Jetpacks: why aren’t we all flying to work? The Guardian, June 2018

A shorter, published version is here on the Guardian website.

Those of a certain age may remember the opening ceremony of the LA Olympics in 1984. As Rafer Johnson lit the eternal flame, a man strapped into a rocket-propelled backpack launched himself across the arena above the tickertape and balloons, landing gracefully on the track before a TV audience of 2.5 billion. It was a moment of triumph; seeming to herald a new age in which, finally, teased for decades by Buck Rogers’ “degravity belt”, and King of the Rocketmen, we’d all soon be fizzing off to work with our own personal jetpacks. Even Isaac Azimov confidently predicted that by the turn of the century, they would be “as common as a bicycle”.

So what happened? In 2018, shouldn’t we all be flying to work?

After all, “rocketmen” were not entirely the work of fiction. Russian pilot Aleksandr Andreyev had been working on one as early as 1919. Years later, the Nazi’s Skystormer project aimed to allow infantry to leapfrog over minefields. After the war, the US imported German rocket whiz Werner Von Braun to work on rocket propulsion, including a “jet vest” for the US army in Alabama. This later reemerged as project Grasshopper, with the aim of building a “jump belt”. All these fizzled out for lack of funds. It wasn’t until 1960 that engineer Wendell Moore’s Bell Rocket Belt that the world witnessed a working jet pack – using a turbo jet rather than a rocket.

The US military commissioned Moore and John Hulbert, a specialist in gas turbines, to work on the Jet Belt or “man rocket” for possible military use.

Moore’s first problem was fuel. Any fuel capable of producing enough thrust burned up in a flash. Moore hit upon using hydrogen peroxide, a compound commonly used as bleach, as a fuel. Two cylinders were attached to a fibreglass frame with another of nitrogen gas (H2O2). Forced on to a catalyst, this mix explodes into superheated steam, which through twin nozzles, provides thrust. At 700C, it the pilot had to wear a highly insulated jumpsuit.

A second snag they discovered was the human body’s natural resistance to aerial navigation, not having evolved to fly. These limitations made the device strikingly tricky to stabilise, using directional thrusters controlled by hand-operated levers.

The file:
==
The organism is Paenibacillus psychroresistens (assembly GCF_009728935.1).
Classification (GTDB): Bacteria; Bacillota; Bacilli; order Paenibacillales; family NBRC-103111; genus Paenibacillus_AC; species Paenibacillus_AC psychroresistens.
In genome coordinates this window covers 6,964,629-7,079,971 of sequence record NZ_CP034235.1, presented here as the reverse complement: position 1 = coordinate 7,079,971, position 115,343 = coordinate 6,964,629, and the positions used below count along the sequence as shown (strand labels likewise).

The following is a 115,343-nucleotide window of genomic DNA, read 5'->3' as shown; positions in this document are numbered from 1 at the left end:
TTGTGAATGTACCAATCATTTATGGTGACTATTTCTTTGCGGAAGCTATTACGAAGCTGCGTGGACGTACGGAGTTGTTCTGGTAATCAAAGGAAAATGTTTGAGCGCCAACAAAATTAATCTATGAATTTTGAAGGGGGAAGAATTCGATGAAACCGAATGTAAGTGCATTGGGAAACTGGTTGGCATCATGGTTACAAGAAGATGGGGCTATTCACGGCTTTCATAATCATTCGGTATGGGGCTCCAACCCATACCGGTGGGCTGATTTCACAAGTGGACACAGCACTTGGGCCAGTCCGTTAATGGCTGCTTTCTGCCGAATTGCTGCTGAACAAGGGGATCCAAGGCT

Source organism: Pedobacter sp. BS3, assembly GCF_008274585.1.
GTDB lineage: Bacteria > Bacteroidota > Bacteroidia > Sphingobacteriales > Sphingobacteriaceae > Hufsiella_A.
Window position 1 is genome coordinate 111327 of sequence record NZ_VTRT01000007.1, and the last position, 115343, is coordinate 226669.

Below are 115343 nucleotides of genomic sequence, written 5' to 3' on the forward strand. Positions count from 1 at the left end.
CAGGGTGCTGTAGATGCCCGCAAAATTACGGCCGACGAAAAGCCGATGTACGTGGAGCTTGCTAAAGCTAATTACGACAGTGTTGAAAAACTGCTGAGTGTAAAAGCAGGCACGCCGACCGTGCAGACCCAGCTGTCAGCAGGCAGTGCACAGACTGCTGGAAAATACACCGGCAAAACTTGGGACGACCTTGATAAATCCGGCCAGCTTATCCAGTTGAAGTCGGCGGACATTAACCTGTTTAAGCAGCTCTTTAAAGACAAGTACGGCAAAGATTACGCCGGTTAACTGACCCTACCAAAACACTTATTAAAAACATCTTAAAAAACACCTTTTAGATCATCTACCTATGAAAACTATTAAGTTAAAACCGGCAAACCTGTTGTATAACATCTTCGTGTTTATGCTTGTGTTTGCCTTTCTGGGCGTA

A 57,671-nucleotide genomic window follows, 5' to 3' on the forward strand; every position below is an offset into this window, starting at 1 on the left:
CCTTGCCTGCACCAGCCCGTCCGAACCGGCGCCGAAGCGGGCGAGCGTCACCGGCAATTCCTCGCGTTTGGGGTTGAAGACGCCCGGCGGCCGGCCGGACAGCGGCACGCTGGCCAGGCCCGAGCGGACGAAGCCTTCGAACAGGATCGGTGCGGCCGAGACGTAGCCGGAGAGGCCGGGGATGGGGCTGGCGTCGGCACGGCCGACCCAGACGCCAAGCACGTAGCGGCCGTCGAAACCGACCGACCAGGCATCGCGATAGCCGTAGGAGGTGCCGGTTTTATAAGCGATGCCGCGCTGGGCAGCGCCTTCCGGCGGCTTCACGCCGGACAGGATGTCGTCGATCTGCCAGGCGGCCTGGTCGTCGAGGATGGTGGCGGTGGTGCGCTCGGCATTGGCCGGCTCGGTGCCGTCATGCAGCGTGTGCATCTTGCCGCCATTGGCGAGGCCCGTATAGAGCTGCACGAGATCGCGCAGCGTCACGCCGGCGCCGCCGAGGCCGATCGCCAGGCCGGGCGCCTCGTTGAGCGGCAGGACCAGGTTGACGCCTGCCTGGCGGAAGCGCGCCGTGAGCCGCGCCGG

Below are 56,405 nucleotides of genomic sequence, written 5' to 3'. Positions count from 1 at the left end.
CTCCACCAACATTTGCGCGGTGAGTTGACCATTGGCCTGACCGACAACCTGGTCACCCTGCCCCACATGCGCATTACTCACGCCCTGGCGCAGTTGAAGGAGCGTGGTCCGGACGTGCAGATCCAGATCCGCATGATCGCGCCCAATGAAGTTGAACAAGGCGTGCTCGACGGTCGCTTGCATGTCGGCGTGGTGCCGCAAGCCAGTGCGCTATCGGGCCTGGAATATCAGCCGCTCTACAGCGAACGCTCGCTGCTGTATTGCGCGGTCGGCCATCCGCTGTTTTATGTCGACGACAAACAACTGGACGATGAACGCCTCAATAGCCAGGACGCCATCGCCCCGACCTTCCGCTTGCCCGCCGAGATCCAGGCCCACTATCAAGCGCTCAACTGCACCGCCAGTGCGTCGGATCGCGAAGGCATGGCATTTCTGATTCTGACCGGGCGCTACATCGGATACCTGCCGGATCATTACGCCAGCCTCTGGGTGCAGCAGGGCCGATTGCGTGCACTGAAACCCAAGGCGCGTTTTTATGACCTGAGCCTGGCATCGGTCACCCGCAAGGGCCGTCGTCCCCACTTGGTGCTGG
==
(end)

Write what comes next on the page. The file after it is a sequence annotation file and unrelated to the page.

Undaunted, Moore flew the first 20 (tethered) flights himself, but on February 1961, the belt swerved alarmingly like an unattended firehose, snapped its tether, and Moore fell 8 feet, breaking his kneecap.

Yet, after 36 tethered flights in a hangar, the untethered belt, the size of a large trunk, was finally tested outside, this time flown by Harold ‘Hal’ Graham, a 27-year-old Bell test engineer with no previous flight experience. Amid a cacophony of steam, Hal Graham flew for 13 seconds, covering 112 feet at an altitude of 18 inches.

Yet it was enough to show off publicly. At Fort Eustis, Virginia, on 8 June 1961 Graham lifted himself to around 15 feet, dangled around for 15 seconds and landed admirably, offering a salute.

It was a a big hit with the public. Hal piloted the device all around the world to great acclaim, but after landing on his head from 22 feet at a demo in Florida, he retired. His handed over to his friend Bill Suitor, who proved adept at flying the machine. Again, the public loved it. But the US army, who was paying for it, was disappointed. The belt required a platoon of service personnel to attend it. It required 19 litres of expensive hydrogen peroxide during its 30-second flight. It was complex to maintain and, at 125lb with fuel, as heavy as a pregnant ewe. Plus it was just so damn difficult to fly, and flew neither high or low enough to be at a safe height. In the opinion of the military, the Bell Rocket Belt was more a spectacular toy than an effective means of transport. The military withdrew funding.